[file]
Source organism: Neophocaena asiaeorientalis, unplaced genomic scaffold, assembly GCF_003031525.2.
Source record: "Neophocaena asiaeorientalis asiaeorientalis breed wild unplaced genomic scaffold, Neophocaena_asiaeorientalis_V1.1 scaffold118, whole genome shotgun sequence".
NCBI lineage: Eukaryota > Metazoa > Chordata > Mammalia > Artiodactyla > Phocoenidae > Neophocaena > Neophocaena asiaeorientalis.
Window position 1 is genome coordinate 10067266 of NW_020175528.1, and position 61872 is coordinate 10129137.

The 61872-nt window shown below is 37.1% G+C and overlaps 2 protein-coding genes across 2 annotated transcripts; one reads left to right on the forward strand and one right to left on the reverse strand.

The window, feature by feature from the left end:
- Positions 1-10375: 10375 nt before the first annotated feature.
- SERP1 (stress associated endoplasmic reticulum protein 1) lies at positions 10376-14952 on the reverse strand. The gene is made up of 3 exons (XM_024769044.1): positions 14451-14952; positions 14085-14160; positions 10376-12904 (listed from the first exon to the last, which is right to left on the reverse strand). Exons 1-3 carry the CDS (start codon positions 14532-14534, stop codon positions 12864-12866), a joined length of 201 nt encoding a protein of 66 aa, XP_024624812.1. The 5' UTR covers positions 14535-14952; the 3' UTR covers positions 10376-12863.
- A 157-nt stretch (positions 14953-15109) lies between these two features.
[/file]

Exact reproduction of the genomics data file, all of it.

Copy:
Source organism: Neophocaena asiaeorientalis, unplaced genomic scaffold, assembly GCF_003031525.2.
Source record: "Neophocaena asiaeorientalis asiaeorientalis breed wild unplaced genomic scaffold, Neophocaena_asiaeorientalis_V1.1 scaffold118, whole genome shotgun sequence".
NCBI lineage: Eukaryota > Metazoa > Chordata > Mammalia > Artiodactyla > Phocoenidae > Neophocaena > Neophocaena asiaeorientalis.
Window position 1 is genome coordinate 10067266 of NW_020175528.1, and position 61872 is coordinate 10129137.

The 61872-nt window shown below is 37.1% G+C and overlaps 2 protein-coding genes across 2 annotated transcripts; one reads left to right on the forward strand and one right to left on the reverse strand.

The window, feature by feature from the left end:
- Positions 1-10375: 10375 nt before the first annotated feature.
- SERP1 (stress associated endoplasmic reticulum protein 1) lies at positions 10376-14952 on the reverse strand. The gene is made up of 3 exons (XM_024769044.1): positions 14451-14952; positions 14085-14160; positions 10376-12904 (listed from the first exon to the last, which is right to left on the reverse strand). Exons 1-3 carry the CDS (start codon positions 14532-14534, stop codon positions 12864-12866), a joined length of 201 nt encoding a protein of 66 aa, XP_024624812.1. The 5' UTR covers positions 14535-14952; the 3' UTR covers positions 10376-12863.
- A 157-nt stretch (positions 14953-15109) lies between these two features.